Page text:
How funerals have changed in lockdown

Saying goodbye to a loved one has become difficult with restrictions imposed on funerals during the coronavirus pandemic. Here, Lauren Everitt, reports how people are paying their respects during lockdown.

New rules were issued by the government detailing how many people could attend funerals in a bid to prevent the spread of COVID-19.  Throughout the Diocese of St Edmundsbury and Ipswich, vicars have found bereaved relatives have been incredibly understanding about the strict rules which limit attendees to members of the person’s household and close family members.

The Revd Tiffer Robinson, Rector of the Benefice of Rattlesden, Brettenham, Thorpe Morieux and Hitcham, said that the lockdown had posed some difficulties but that mourners had been supportive.

“Families have been remarkably understanding and haven’t taken it out on us or blamed us for the restrictions,” he added. “Most clergy have conducted small funerals before but the difference in these times are that these smaller services after often against the wishes of the family who might have had many wider family and friends want to attend. Some families have said they’ve not found it too difficult to not have friends or other relatives there as they wouldn’t have been able to comfort each other because of social distancing.”

Churches have been closed since March, so funerals have only been able to be held in crematoriums or at the graveside with services lasting for only 15 minutes. Mourners in attendance must observe the social distancing guidelines.

Revd Robinson added: “Graveside funerals have obviously worked better as they’re outside in the open which lends itself to people being able to socially distance within their households.  One positive to the current situation is that funerals held at crematoriums have provided the opportunity for services to be livestreamed.  It means that people who live faraway or abroad, who wouldn’t necessarily have been able to attend the funeral, have actually watched the service.  It’s very surreal when you’re talking to a handful of people in front of you with many watching in front of their computer screens at home.”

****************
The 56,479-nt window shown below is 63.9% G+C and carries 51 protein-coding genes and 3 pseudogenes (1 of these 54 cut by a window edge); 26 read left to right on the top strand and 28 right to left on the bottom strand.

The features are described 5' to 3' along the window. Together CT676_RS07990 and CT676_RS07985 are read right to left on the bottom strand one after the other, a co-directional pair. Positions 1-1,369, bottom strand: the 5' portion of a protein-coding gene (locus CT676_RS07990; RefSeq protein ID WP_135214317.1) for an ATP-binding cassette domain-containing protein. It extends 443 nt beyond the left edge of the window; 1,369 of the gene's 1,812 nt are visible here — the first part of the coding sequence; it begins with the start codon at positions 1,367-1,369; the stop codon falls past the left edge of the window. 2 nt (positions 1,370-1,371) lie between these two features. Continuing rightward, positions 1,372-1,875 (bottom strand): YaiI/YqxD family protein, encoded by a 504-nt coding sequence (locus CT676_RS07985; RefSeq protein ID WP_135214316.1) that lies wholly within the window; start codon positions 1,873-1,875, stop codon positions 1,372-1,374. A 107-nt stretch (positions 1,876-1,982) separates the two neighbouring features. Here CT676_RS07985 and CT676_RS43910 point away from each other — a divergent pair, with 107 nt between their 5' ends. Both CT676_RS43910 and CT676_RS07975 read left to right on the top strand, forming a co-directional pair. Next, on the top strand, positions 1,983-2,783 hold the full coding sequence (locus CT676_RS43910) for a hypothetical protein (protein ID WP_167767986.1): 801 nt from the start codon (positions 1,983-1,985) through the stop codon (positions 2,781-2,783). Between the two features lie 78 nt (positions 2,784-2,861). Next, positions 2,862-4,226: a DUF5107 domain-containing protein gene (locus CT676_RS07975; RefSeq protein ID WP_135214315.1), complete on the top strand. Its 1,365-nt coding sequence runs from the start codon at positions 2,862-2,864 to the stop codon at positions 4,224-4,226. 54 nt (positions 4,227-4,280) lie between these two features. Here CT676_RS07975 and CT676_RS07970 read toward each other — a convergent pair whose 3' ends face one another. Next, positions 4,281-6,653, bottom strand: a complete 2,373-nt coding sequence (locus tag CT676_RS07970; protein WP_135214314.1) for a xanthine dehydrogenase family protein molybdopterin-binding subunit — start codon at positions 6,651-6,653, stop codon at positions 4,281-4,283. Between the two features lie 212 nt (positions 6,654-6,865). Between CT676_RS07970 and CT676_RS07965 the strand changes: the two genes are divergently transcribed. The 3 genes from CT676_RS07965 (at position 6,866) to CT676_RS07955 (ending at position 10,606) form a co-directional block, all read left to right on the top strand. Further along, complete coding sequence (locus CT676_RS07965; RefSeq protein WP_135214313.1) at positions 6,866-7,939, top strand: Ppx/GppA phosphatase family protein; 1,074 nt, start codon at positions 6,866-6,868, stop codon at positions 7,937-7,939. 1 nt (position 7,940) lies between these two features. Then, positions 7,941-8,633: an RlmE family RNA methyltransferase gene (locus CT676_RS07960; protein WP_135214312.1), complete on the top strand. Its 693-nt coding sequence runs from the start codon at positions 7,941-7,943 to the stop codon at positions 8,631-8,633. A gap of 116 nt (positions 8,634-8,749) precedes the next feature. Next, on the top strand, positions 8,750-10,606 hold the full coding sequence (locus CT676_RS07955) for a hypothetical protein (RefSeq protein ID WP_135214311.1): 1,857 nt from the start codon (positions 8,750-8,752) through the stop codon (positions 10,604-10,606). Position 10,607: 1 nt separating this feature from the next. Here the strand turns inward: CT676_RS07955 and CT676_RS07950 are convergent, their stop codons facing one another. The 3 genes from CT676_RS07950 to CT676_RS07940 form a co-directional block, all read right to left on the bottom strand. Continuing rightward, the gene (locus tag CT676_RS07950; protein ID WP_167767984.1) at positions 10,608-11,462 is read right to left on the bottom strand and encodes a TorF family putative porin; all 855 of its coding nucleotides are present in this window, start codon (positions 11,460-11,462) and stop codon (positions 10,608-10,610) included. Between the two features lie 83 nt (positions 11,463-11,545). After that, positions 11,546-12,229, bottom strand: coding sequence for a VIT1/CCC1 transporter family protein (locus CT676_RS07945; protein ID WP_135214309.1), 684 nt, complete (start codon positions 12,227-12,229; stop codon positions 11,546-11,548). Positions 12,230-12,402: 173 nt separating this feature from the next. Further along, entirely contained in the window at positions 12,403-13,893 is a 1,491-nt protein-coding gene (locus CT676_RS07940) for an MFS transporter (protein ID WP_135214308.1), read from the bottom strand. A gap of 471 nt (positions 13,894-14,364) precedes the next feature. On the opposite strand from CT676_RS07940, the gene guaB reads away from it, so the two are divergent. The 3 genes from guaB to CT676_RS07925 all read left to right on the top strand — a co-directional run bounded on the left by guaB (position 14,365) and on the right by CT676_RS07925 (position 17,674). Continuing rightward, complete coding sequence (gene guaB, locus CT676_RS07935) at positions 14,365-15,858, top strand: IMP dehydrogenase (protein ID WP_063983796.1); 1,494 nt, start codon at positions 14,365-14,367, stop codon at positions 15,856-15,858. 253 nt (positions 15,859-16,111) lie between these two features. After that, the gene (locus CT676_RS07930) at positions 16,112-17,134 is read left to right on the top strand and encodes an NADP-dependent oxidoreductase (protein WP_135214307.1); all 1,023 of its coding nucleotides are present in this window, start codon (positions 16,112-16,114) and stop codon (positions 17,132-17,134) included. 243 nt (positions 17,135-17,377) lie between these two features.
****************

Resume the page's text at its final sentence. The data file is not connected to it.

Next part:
He said one area of his role that he thought was indispensable was visiting the bereaved person’s family before a funeral. “It is normal practice for me to meet people before a service however it seems they are more than happy to talk things through over the phone,” he added. “It may be something that continues for some people whereas others like the comfort of meeting in their home first.”


Case study: Thankful for more personal service

One of those to arrange a funeral during lockdown was Beth Butcher, from Brettenham, whose dad, Evan Edwards, died suddenly.  The 55-year-old, from Elmsett, had a heart attack and died on March 31 – just over a week after lockdown was enforced. Mrs Butcher, 28, planned the burial with her mum, Susan, which was held at St Mary the Virgin Church in Brettenham.

She said: “We were allowed limited family – up to 10 people – for a 10 to 15-minute service at the graveside. My grandad, who is over 75, was not allowed to come to his own son’s funeral because he’s at high risk of coronavirus. My auntie travelled down from Stoke on Trent for the service but had to travel straight back as we couldn’t have a wake or have her in our homes. We all had to social distance in our household groups around the grave.”

Mrs Butcher, who has two young sons, said the hardest part was not being able to comfort her siblings, mum and auntie.  “There was something almost special about a small funeral,” she added. “Because the only people there were those who absolutely loved him, it was a lot more personal. “We didn’t do a traditional eulogy, but we wrote down every raw feeling and memories of dad which Tiffer read out and was very meaningful. We made up for a scaled back funeral in others as dad’s coffin had photos printed all over it. It looked amazing.”

On the day of the funeral, the hearse arrived at Mrs Butcher’s home and everyone walked behind it to the church in socially distanced households, something she described as ‘sobering’.

Mr Edwards leaves behind his wife, four children and two grandchildren.

Page last updated: Wednesday 24th June 2020 3:27 PM
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